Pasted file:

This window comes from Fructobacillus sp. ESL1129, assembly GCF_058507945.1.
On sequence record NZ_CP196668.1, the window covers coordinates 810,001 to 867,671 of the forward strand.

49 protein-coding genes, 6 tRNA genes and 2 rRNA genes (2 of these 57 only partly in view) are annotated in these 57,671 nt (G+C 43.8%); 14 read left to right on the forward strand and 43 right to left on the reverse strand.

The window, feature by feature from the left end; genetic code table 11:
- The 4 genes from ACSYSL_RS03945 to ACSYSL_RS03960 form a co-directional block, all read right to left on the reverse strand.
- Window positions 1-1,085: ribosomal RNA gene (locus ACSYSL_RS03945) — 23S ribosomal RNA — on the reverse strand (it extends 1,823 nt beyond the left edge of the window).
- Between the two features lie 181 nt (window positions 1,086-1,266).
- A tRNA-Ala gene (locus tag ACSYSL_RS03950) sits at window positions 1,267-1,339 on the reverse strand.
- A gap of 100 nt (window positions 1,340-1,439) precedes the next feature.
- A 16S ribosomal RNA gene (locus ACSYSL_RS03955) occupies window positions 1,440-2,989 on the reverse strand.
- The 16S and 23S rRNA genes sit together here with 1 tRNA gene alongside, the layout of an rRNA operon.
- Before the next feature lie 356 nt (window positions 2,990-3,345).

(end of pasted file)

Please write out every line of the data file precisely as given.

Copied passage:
This window comes from Fructobacillus sp. ESL1129, assembly GCF_058507945.1.
On sequence record NZ_CP196668.1, the window covers coordinates 810,001 to 867,671 of the forward strand.

49 protein-coding genes, 6 tRNA genes and 2 rRNA genes (2 of these 57 only partly in view) are annotated in these 57,671 nt (G+C 43.8%); 14 read left to right on the forward strand and 43 right to left on the reverse strand.

The window, feature by feature from the left end; genetic code table 11:
- The 4 genes from ACSYSL_RS03945 to ACSYSL_RS03960 form a co-directional block, all read right to left on the reverse strand.
- Window positions 1-1,085: ribosomal RNA gene (locus ACSYSL_RS03945) — 23S ribosomal RNA — on the reverse strand (it extends 1,823 nt beyond the left edge of the window).
- Between the two features lie 181 nt (window positions 1,086-1,266).
- A tRNA-Ala gene (locus tag ACSYSL_RS03950) sits at window positions 1,267-1,339 on the reverse strand.
- A gap of 100 nt (window positions 1,340-1,439) precedes the next feature.
- A 16S ribosomal RNA gene (locus ACSYSL_RS03955) occupies window positions 1,440-2,989 on the reverse strand.
- The 16S and 23S rRNA genes sit together here with 1 tRNA gene alongside, the layout of an rRNA operon.
- Before the next feature lie 356 nt (window positions 2,990-3,345).